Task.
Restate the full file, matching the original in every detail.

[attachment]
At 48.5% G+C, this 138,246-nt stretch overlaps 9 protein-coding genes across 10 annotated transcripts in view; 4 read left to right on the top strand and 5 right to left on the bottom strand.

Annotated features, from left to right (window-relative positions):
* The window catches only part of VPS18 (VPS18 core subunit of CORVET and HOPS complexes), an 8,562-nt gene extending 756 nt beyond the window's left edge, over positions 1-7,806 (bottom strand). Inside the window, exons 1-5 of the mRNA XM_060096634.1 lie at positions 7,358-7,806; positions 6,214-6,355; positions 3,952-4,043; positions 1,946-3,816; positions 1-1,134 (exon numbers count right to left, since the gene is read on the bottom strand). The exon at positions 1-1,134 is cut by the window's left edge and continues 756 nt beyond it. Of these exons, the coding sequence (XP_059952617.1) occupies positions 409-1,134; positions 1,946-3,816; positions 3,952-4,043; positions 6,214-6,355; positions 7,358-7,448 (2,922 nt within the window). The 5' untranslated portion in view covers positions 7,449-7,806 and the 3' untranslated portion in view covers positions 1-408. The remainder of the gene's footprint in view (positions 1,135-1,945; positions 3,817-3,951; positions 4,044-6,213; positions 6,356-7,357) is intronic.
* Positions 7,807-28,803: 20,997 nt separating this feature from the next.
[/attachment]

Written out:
At 48.5% G+C, this 138,246-nt stretch overlaps 9 protein-coding genes across 10 annotated transcripts in view; 4 read left to right on the top strand and 5 right to left on the bottom strand.

Annotated features, from left to right (window-relative positions):
* The window catches only part of VPS18 (VPS18 core subunit of CORVET and HOPS complexes), an 8,562-nt gene extending 756 nt beyond the window's left edge, over positions 1-7,806 (bottom strand). Inside the window, exons 1-5 of the mRNA XM_060096634.1 lie at positions 7,358-7,806; positions 6,214-6,355; positions 3,952-4,043; positions 1,946-3,816; positions 1-1,134 (exon numbers count right to left, since the gene is read on the bottom strand). The exon at positions 1-1,134 is cut by the window's left edge and continues 756 nt beyond it. Of these exons, the coding sequence (XP_059952617.1) occupies positions 409-1,134; positions 1,946-3,816; positions 3,952-4,043; positions 6,214-6,355; positions 7,358-7,448 (2,922 nt within the window). The 5' untranslated portion in view covers positions 7,449-7,806 and the 3' untranslated portion in view covers positions 1-408. The remainder of the gene's footprint in view (positions 1,135-1,945; positions 3,817-3,951; positions 4,044-6,213; positions 6,356-7,357) is intronic.
* Positions 7,807-28,803: 20,997 nt separating this feature from the next.